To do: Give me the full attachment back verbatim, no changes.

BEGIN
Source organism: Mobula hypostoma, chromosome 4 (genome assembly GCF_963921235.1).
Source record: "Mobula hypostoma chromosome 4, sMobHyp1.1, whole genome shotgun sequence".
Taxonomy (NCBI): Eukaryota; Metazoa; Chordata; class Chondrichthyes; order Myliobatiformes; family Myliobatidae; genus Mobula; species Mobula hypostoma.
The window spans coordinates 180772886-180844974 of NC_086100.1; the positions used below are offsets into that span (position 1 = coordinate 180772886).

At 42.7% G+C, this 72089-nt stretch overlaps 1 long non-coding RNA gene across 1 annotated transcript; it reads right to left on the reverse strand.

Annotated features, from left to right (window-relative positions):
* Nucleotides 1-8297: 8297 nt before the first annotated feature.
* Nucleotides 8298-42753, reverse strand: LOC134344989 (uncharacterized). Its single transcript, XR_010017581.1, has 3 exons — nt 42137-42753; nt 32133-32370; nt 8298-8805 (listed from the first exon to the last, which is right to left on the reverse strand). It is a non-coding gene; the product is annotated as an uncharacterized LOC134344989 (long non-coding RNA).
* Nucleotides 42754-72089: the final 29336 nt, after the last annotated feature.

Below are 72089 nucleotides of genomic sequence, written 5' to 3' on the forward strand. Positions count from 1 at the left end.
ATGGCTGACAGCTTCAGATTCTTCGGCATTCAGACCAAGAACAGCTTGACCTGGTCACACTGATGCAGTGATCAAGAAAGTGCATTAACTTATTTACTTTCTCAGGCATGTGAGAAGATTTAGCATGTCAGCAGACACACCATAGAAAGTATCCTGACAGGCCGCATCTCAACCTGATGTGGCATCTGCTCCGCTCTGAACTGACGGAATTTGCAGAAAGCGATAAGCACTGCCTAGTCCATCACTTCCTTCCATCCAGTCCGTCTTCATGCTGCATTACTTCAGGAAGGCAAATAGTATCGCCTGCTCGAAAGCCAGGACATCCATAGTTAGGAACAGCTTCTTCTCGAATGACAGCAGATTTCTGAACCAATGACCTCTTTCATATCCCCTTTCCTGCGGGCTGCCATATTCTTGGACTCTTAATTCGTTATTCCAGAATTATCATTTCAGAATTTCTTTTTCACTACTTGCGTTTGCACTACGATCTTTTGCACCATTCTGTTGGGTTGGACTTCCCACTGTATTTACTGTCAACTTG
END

Source organism: Mobula hypostoma, chromosome 4 (genome assembly GCF_963921235.1).
Source record: "Mobula hypostoma chromosome 4, sMobHyp1.1, whole genome shotgun sequence".
Taxonomy (NCBI): Eukaryota; Metazoa; Chordata; class Chondrichthyes; order Myliobatiformes; family Myliobatidae; genus Mobula; species Mobula hypostoma.
The window spans coordinates 180772886-180844974 of NC_086100.1; the positions used below are offsets into that span (position 1 = coordinate 180772886).

At 42.7% G+C, this 72089-nt stretch overlaps 1 long non-coding RNA gene across 1 annotated transcript; it reads right to left on the reverse strand.

Annotated features, from left to right (window-relative positions):
* Nucleotides 1-8297: 8297 nt before the first annotated feature.
* Nucleotides 8298-42753, reverse strand: LOC134344989 (uncharacterized). Its single transcript, XR_010017581.1, has 3 exons — nt 42137-42753; nt 32133-32370; nt 8298-8805 (listed from the first exon to the last, which is right to left on the reverse strand). It is a non-coding gene; the product is annotated as an uncharacterized LOC134344989 (long non-coding RNA).
* Nucleotides 42754-72089: the final 29336 nt, after the last annotated feature.

Below are 72089 nucleotides of genomic sequence, written 5' to 3' on the forward strand. Positions count from 1 at the left end.
ATGGCTGACAGCTTCAGATTCTTCGGCATTCAGACCAAGAACAGCTTGACCTGGTCACACTGATGCAGTGATCAAGAAAGTGCATTAACTTATTTACTTTCTCAGGCATGTGAGAAGATTTAGCATGTCAGCAGACACACCATAGAAAGTATCCTGACAGGCCGCATCTCAACCTGATGTGGCATCTGCTCCGCTCTGAACTGACGGAATTTGCAGAAAGCGATAAGCACTGCCTAGTCCATCACTTCCTTCCATCCAGTCCGTCTTCATGCTGCATTACTTCAGGAAGGCAAATAGTATCGCCTGCTCGAAAGCCAGGACATCCATAGTTAGGAACAGCTTCTTCTCGAATGACAGCAGATTTCTGAACCAATGACCTCTTTCATATCCCCTTTCCTGCGGGCTGCCATATTCTTGGACTCTTAATTCGTTATTCCAGAATTATCATTTCAGAATTTCTTTTTCACTACTTGCGTTTGCACTACGATCTTTTGCACCATTCTGTTGGGTTGGACTTCCCACTGTATTTACTGTCAACTTG